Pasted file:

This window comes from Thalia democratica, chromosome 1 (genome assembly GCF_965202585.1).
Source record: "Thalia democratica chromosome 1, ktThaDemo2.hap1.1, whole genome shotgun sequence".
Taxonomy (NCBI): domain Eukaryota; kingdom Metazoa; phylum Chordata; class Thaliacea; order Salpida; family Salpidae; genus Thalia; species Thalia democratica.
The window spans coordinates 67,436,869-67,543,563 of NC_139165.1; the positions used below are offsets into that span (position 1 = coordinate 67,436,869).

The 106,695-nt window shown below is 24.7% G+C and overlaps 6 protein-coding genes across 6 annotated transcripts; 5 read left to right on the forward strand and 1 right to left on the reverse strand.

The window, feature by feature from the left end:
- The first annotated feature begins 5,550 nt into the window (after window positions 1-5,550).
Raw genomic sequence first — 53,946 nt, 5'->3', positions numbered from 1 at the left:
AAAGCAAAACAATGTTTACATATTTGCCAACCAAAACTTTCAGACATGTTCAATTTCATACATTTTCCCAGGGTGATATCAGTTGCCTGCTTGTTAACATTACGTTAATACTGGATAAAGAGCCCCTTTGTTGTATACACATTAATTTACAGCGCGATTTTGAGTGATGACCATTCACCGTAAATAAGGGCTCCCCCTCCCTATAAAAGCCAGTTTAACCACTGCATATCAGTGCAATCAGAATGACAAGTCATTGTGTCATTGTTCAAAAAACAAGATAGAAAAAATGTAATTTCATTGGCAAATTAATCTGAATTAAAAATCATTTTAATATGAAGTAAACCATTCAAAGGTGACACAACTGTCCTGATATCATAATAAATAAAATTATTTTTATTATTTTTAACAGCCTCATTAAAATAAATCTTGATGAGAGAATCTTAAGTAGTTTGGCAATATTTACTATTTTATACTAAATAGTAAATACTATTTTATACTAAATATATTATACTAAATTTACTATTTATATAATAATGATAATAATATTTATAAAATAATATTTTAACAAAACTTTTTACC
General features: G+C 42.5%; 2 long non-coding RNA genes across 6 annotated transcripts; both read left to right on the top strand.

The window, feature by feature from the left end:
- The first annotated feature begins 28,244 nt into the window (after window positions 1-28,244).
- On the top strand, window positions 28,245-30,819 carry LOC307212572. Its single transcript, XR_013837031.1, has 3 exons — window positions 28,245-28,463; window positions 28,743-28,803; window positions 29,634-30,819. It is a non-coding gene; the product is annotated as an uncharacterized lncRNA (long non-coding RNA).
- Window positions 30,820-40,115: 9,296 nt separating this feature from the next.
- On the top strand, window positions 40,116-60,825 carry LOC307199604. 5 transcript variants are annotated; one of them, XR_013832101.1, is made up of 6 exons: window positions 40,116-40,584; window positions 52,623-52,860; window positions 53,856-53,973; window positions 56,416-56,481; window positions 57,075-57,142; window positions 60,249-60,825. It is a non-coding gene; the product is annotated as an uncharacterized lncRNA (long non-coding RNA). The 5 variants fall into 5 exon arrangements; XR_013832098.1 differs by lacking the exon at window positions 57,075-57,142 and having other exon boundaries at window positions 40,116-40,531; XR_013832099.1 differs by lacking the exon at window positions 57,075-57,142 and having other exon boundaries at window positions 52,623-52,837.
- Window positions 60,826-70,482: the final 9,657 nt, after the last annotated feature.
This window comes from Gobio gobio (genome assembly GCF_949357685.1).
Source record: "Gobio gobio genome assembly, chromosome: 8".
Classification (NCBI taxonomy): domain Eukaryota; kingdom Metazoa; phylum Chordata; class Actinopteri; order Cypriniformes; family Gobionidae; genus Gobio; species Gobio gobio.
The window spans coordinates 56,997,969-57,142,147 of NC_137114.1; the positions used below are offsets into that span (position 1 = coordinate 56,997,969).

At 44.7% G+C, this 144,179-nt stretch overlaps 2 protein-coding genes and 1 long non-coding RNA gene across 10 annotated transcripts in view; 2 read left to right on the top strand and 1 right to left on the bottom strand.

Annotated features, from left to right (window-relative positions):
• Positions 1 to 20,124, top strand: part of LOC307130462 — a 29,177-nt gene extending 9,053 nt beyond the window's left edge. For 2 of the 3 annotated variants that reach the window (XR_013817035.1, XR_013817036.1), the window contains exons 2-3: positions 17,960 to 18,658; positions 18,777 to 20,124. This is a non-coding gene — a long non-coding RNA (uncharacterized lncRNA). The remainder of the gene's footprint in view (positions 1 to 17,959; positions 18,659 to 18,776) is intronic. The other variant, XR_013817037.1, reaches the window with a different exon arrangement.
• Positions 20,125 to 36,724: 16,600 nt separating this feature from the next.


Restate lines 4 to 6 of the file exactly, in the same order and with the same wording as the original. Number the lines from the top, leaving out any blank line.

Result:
The window spans coordinates 67,436,869-67,543,563 of NC_139165.1; the positions used below are offsets into that span (position 1 = coordinate 67,436,869).

The 106,695-nt window shown below is 24.7% G+C and overlaps 6 protein-coding genes across 6 annotated transcripts; 5 read left to right on the forward strand and 1 right to left on the reverse strand.

The window, feature by feature from the left end: